The treatment planning for muscles to be treated was based on kinematic tremor analysis using the tremor kinematic analytics investigational device, and followed kinematic tremor procedures as previously described [17
] (this technology is pending regulatory approval, and is available to clinical investigators for research purposes from the corresponding author). The customized treatment pattern for total dose and dosing regimen was based on kinematic tremor analysis; however, this clinical decision algorithm could be modified at the investigator’s discretion. Patients were monitored regularly over 24 weeks, including telephone contact 1 week post-injection and clinic visits every 4 weeks until the end-of-study visit at Week 24.
5.3. Efficacy Assessments
No primary efficacy variables were defined in this exploratory study. Secondary efficacy variables included change from baseline to Week 4 in: maximum angular tremor amplitude of the wrist of the injected limb; maximum log-transformed accelerometric tremor amplitude at hand level of the injected limb; FTM tremor score in the injected limb [19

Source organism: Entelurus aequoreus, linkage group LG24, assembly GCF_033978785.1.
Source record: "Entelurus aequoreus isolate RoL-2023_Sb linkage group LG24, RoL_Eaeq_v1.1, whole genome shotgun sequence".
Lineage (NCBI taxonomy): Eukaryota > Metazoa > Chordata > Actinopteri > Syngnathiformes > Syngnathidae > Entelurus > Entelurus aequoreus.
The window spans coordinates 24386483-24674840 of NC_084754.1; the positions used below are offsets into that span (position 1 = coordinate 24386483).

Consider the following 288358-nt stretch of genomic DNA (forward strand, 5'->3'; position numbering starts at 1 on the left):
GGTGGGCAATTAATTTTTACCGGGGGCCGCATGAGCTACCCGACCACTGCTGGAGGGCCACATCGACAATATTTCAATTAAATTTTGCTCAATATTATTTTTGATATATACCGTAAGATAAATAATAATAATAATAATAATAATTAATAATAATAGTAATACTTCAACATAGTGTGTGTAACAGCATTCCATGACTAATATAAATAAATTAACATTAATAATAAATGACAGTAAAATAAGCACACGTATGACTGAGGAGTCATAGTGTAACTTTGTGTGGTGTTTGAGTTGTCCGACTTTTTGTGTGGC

]; FTM motor performance score [19
]; and physicians’ and patients’ GICS score at Week 4. Changes from baseline to later time points from Weeks 8–24 were assessed every 4 weeks as further efficacy variables.
5.4. Kinematic Tremor Analysis
The maximum log-transformed accelerometric tremor amplitude at the hand and the RMS angular tremor amplitude at the shoulder, elbow, forearm, and wrist of the injected limb were measured by kinematic tremor analysis at the screening and baseline visits, and every 4 weeks from Week 4 to Week 24 post-injection. The analysis was conducted as described previously [16
5.4.1. FTM Tremor Rating Scale
Tremor severity and functional effects were assessed by the investigator using the FTM tremor rating scale [19
] at screening and baseline visits, and Weeks 4, 8, 12, and 24 post-injection. The change from baseline in FTM tremor score for the injected limb was assessed using FTM Part A items 5 or 6 (right or left upper limb, respectively) for three functions (at rest, with posture holding, with action and intention). The scale ranged from 0 (normal) to 4 (severe, amplitude > 4 cm) for each item and from 0 (normal) to 12 (severe) for the sum score of all three functions.